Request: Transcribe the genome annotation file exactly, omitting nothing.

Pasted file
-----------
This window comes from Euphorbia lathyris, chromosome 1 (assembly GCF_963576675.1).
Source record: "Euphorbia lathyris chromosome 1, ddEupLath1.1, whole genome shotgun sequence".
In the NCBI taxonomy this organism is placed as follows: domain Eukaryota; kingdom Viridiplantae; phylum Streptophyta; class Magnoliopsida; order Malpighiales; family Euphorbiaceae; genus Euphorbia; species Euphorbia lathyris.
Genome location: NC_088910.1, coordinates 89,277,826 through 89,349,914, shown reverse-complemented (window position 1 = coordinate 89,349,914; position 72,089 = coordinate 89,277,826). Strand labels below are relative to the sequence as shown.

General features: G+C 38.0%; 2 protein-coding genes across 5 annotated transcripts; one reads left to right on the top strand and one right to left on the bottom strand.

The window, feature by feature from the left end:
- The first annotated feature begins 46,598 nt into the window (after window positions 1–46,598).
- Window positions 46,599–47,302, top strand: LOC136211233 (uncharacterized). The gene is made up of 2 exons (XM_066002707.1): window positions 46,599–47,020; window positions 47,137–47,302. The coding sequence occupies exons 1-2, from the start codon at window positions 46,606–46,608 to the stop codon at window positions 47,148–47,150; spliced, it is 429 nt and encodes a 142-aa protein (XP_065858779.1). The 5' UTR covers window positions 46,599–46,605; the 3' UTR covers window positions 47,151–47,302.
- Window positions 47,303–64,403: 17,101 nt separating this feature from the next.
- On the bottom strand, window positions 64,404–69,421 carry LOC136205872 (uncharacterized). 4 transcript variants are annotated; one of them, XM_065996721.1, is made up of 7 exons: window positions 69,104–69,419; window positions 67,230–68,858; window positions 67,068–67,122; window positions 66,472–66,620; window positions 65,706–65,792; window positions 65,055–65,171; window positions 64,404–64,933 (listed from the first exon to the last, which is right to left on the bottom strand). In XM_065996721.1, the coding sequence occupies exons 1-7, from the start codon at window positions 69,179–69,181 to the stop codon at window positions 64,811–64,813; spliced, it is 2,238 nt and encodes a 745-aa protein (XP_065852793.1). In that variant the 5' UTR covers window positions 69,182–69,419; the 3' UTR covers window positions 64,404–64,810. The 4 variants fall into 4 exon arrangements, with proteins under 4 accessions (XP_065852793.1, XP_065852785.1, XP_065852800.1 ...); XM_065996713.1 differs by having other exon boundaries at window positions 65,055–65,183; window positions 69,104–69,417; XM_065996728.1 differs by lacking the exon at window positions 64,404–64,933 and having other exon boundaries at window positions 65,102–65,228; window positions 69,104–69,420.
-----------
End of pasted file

This window comes from Euphorbia lathyris, chromosome 1 (assembly GCF_963576675.1).
Source record: "Euphorbia lathyris chromosome 1, ddEupLath1.1, whole genome shotgun sequence".
In the NCBI taxonomy this organism is placed as follows: domain Eukaryota; kingdom Viridiplantae; phylum Streptophyta; class Magnoliopsida; order Malpighiales; family Euphorbiaceae; genus Euphorbia; species Euphorbia lathyris.
Genome location: NC_088910.1, coordinates 89,277,826 through 89,349,914, shown reverse-complemented (window position 1 = coordinate 89,349,914; position 72,089 = coordinate 89,277,826). Strand labels below are relative to the sequence as shown.

General features: G+C 38.0%; 2 protein-coding genes across 5 annotated transcripts; one reads left to right on the top strand and one right to left on the bottom strand.

The window, feature by feature from the left end:
- The first annotated feature begins 46,598 nt into the window (after window positions 1–46,598).
- Window positions 46,599–47,302, top strand: LOC136211233 (uncharacterized). The gene is made up of 2 exons (XM_066002707.1): window positions 46,599–47,020; window positions 47,137–47,302. The coding sequence occupies exons 1-2, from the start codon at window positions 46,606–46,608 to the stop codon at window positions 47,148–47,150; spliced, it is 429 nt and encodes a 142-aa protein (XP_065858779.1). The 5' UTR covers window positions 46,599–46,605; the 3' UTR covers window positions 47,151–47,302.
- Window positions 47,303–64,403: 17,101 nt separating this feature from the next.
- On the bottom strand, window positions 64,404–69,421 carry LOC136205872 (uncharacterized). 4 transcript variants are annotated; one of them, XM_065996721.1, is made up of 7 exons: window positions 69,104–69,419; window positions 67,230–68,858; window positions 67,068–67,122; window positions 66,472–66,620; window positions 65,706–65,792; window positions 65,055–65,171; window positions 64,404–64,933 (listed from the first exon to the last, which is right to left on the bottom strand). In XM_065996721.1, the coding sequence occupies exons 1-7, from the start codon at window positions 69,179–69,181 to the stop codon at window positions 64,811–64,813; spliced, it is 2,238 nt and encodes a 745-aa protein (XP_065852793.1). In that variant the 5' UTR covers window positions 69,182–69,419; the 3' UTR covers window positions 64,404–64,810. The 4 variants fall into 4 exon arrangements, with proteins under 4 accessions (XP_065852793.1, XP_065852785.1, XP_065852800.1 ...); XM_065996713.1 differs by having other exon boundaries at window positions 65,055–65,183; window positions 69,104–69,417; XM_065996728.1 differs by lacking the exon at window positions 64,404–64,933 and having other exon boundaries at window positions 65,102–65,228; window positions 69,104–69,420.